3 of 6 people found the following review helpful
Early touches from the master,
This review is from: The Man Who Knew Too Much [DVD] (DVD)
I started watching and was put off by the bad effects at the beginning, (close-ups of characters with superimposed backgrounds cutting to wide-angle stock footage of alpine scenery) but as the story unravels it gets better. It's ambitious in places- sometimes too much so.
The plot too is a bit dodgy- it starts off presumably at the Alpine Winter Olympics with the main characters' daughter (Nova Pilbeam) almost killing a French downhill skier by running in front of him whilst pursuing her errant dog- everyone laughs it off and lights up a smoke! Obviously crowd barriers weren't invented at the time?
The girl then proceeds to wander into a clay-pigeon shooting contest (is that in the Winter Olympics?) being held on the balcony of a hotel (?!) where she puts her mother (Edna Best) off her shot thus giving the contest to an obviously untrustworthy German.
The wife then goes off with her arm around the Frenchman- but it's all done with impeccable British panache and they all light up again and laugh.
But then things really kick off- the wife dances with the Frenchman and suddenly he's shot through the glass window before uttering some obscure warning (where have I seen that before?). Truly Hitchcockian.
The baddies were BADDIES in those days and easy to spot. Either Germanic or Eastern European. Peter Lorre is supreme and steals the show- a sympathetic suave character.
The little girl is then kidnapped to keep her parents quiet (it's all to do with an attempt on a foreign dignitary's life)- the topic of children being kidnapped is close to any parents heart- what would you do under the same circumstances?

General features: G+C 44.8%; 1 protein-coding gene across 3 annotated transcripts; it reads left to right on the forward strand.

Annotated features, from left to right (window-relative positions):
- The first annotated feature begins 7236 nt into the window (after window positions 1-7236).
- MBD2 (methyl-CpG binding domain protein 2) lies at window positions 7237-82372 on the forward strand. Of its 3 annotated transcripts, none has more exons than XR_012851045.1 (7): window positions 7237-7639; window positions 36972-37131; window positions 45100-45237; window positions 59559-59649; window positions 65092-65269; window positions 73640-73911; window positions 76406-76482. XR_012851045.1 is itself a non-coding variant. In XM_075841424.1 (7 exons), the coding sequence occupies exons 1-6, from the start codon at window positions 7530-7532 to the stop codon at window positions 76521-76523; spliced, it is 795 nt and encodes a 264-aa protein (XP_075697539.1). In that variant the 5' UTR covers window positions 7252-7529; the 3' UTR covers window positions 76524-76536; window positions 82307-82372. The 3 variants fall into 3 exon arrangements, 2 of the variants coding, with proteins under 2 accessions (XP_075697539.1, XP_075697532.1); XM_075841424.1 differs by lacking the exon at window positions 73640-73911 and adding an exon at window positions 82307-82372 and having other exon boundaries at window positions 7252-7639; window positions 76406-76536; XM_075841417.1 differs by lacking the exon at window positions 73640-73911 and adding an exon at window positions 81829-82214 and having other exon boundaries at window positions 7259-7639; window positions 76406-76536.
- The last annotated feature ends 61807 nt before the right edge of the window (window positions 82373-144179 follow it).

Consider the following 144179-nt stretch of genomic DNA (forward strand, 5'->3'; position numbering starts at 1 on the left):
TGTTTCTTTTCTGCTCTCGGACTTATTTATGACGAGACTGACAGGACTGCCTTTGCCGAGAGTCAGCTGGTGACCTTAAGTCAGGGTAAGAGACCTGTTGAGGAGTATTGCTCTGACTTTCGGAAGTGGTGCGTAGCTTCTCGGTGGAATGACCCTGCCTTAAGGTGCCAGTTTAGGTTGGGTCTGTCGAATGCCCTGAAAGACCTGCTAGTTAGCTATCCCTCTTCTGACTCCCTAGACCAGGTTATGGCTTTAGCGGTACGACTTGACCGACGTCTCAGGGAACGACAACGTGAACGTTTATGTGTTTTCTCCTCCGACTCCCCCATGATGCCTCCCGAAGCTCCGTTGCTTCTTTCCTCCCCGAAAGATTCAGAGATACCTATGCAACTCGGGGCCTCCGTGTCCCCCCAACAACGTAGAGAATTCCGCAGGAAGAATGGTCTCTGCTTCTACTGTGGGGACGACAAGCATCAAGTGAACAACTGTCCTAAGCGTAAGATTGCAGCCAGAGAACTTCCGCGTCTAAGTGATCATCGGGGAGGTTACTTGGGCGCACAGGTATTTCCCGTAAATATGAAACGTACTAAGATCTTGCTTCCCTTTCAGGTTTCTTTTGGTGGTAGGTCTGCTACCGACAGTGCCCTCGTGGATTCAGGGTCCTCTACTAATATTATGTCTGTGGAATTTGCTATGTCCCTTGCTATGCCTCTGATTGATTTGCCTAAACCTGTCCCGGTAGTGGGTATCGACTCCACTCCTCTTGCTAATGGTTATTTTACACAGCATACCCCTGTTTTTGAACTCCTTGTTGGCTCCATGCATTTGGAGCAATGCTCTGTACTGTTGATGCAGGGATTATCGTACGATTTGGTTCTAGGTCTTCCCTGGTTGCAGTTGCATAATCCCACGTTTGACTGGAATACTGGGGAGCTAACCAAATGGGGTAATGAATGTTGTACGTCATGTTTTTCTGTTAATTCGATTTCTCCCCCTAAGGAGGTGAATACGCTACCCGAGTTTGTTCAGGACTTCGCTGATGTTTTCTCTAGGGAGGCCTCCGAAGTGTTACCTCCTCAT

The father (Leslie Banks) takes matters into his own hands and with the help of a bumbling side-kick 'Uncle' rescues her. It's quite touching really although as a dad he is be a bit hard on her at the end.
Along the way there's some comedy- after the comical 'Uncle' has his teeth unnecessarily extracted by a sinister dodgy dentist our hero tells him to "stay outside and keep your mouth shut".
Well, I didn't write it!
The plot often bypasses incidentals to get to the point - but it's always rivetting stuff.
The ending finishes with a bloodbath- the well armed insurrectionists against the good old unarmed British Bobbies (they couldh've done with the SAS in those days!). Thankfully they nip to the local army barracks for rifles and blitz the baddies.
There's a superb feminist ending- how many films even today finish like this?
Unfortunately on my copy the sound quality isn't tip top and there are no real extras.